What are the benefits of a full-face MTB helmet?
The number one benefit of a full-face MTB helmet is the level of protection on offer. They will protect more of your head than a traditional cycling helmet, as well as shield your face and chin from low- or high-speed impacts.
This level of protection does come at a cost but you can't put a price on your well-being let alone your life - purchasing one of the best full-face MTB helmets is a non-negotiable if downhill mountain biking is your thing. Yes, they are heavier and don't offer the same amount of ventilation as open-face or trail helmets but you'll undoubtedly benefit from the confidence of the all-around protection on offer.
What is the difference between a half-shell and a full-face helmet?
As the name suggests the full-face helmet offers riders complete head protection with a chin guard that is designed to keep your entire head in one piece. As the name suggests, they take their cues from the motorcycle helmet.
The alternative option to the lightweight and well-vented full-face helmets on offer today are half-shell and convertible helmets. Half-shell helmets offer increased coverage over traditional XC helmets, they wrap further down the back of the head and behind the ears. This means they are a lighter option but lack the chin bar and complete protection.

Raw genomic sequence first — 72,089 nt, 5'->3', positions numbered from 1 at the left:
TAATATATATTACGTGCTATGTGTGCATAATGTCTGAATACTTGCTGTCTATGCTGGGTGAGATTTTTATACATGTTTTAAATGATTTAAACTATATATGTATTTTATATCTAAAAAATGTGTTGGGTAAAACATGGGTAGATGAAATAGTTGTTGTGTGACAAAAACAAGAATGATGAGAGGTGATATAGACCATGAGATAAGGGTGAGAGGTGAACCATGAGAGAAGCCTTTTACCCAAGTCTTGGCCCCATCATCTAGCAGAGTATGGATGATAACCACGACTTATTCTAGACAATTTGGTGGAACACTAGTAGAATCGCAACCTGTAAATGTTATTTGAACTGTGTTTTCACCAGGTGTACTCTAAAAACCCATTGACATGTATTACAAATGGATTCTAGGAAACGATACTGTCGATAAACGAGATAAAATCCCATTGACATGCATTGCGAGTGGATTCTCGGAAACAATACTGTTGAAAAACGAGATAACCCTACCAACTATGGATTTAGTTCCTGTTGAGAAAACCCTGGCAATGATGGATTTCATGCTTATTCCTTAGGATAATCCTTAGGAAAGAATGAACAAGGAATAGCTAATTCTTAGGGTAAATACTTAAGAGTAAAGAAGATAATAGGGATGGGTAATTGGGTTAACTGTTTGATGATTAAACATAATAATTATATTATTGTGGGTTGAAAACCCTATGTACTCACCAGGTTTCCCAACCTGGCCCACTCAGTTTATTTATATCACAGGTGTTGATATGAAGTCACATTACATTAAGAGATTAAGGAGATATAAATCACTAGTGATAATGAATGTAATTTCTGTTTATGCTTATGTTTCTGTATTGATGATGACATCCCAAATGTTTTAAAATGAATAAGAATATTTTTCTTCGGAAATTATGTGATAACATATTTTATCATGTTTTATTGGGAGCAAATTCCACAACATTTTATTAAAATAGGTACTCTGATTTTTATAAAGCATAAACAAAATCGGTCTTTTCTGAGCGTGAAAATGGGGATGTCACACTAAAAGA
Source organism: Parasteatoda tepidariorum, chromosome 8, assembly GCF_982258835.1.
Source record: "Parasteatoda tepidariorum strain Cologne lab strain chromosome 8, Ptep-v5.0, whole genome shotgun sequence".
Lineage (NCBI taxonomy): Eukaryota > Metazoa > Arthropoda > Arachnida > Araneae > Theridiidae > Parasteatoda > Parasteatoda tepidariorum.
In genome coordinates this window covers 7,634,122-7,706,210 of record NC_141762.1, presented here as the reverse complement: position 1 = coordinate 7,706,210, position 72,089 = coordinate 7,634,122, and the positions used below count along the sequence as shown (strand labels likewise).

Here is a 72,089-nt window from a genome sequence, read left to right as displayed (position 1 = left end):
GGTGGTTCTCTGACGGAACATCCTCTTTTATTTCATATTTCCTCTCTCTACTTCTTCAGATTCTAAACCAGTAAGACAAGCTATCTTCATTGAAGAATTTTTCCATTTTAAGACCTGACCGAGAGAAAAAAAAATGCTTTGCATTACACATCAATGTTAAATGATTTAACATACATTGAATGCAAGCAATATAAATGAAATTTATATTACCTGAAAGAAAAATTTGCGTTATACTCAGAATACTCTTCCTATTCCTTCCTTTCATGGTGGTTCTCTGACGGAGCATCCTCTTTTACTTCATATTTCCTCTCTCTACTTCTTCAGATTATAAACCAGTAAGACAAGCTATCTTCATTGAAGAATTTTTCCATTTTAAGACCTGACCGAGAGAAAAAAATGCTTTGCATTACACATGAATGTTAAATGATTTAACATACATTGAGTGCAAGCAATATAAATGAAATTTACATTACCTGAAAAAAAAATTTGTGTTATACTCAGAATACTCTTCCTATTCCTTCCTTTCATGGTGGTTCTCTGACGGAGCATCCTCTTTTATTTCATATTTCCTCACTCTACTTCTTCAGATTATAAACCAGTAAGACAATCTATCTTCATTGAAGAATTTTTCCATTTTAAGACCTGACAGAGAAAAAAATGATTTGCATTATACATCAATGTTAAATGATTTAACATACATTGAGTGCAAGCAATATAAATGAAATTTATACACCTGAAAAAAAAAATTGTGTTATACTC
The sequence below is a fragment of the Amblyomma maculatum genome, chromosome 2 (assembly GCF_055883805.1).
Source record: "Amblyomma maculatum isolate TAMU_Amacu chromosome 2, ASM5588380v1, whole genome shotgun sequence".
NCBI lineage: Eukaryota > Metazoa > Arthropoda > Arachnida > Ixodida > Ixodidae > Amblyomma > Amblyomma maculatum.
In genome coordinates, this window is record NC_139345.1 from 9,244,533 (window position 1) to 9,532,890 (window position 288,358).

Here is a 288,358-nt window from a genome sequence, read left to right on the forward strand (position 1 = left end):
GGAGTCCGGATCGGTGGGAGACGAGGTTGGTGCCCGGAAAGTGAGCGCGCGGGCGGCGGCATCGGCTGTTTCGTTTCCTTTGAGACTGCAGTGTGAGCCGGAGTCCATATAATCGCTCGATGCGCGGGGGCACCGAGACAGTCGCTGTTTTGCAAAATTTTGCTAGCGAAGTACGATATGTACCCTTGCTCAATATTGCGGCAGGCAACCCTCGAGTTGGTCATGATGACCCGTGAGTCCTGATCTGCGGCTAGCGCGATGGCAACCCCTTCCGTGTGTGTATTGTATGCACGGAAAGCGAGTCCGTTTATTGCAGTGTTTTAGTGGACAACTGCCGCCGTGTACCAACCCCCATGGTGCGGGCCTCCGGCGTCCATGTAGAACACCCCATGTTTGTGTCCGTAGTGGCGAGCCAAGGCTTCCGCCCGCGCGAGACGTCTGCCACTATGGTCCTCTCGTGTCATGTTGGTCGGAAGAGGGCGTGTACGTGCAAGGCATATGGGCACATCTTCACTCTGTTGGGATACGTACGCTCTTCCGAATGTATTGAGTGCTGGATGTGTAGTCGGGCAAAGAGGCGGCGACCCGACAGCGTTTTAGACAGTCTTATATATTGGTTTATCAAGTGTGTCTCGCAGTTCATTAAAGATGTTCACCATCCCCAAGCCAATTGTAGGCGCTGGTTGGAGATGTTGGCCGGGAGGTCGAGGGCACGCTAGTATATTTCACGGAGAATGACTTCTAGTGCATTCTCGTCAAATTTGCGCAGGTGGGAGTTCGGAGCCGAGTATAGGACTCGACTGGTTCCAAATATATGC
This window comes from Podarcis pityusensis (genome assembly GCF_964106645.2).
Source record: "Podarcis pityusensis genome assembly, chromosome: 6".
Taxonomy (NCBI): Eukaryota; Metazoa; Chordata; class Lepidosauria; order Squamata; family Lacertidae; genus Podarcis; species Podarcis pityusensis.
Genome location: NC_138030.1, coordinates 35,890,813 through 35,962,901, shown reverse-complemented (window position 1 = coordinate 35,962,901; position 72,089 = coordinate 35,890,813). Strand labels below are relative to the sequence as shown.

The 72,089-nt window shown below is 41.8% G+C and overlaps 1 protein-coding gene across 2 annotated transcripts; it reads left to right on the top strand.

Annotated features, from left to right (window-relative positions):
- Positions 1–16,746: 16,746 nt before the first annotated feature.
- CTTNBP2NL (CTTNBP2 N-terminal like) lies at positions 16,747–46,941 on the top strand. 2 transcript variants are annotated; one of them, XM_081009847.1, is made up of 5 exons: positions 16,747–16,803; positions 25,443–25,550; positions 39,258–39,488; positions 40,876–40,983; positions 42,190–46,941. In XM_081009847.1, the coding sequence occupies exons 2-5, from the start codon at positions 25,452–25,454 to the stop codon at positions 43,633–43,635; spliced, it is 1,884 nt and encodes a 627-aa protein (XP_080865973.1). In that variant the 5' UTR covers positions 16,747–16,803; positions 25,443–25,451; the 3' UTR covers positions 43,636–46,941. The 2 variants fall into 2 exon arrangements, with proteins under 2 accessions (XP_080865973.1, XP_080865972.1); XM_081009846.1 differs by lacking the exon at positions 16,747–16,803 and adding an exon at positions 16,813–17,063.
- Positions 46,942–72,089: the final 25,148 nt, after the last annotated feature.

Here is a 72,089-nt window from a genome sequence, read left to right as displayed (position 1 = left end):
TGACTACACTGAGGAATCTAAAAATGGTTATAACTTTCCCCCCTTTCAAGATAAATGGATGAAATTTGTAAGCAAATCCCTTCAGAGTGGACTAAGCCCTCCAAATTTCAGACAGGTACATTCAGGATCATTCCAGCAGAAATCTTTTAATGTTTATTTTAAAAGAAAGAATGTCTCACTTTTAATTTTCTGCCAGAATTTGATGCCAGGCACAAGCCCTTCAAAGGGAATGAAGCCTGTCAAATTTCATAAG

The convertible helmet is the happy medium between the two. They are a versatile option that grants riders all the protection benefits of a full face but also the choice to remove the chin guard from the helmet aiding your puffing and panting on extended ascents to the top of the mountain or the next enduro stage start. The downside to incorporating the removable chin guard is an increase in overall weight.
Do full-face helmets have good ventilation?
Modern helmet designs have evolved with the uptake and popularity of enduro racing, where riders need to get cranking on climbs mid-stage. As a general rule, helmets that offer larger vents and better airflow will have reduced structural surface material and more opportunity to catch trail debris - so it is a trade-off. Generally, you can expect a full face to run considerably warmer than a half shell or trail lid. This becomes a tricky compromise to balance if your summers include trips to warmer climates on some of the world's roughest and most technically demanding terrain.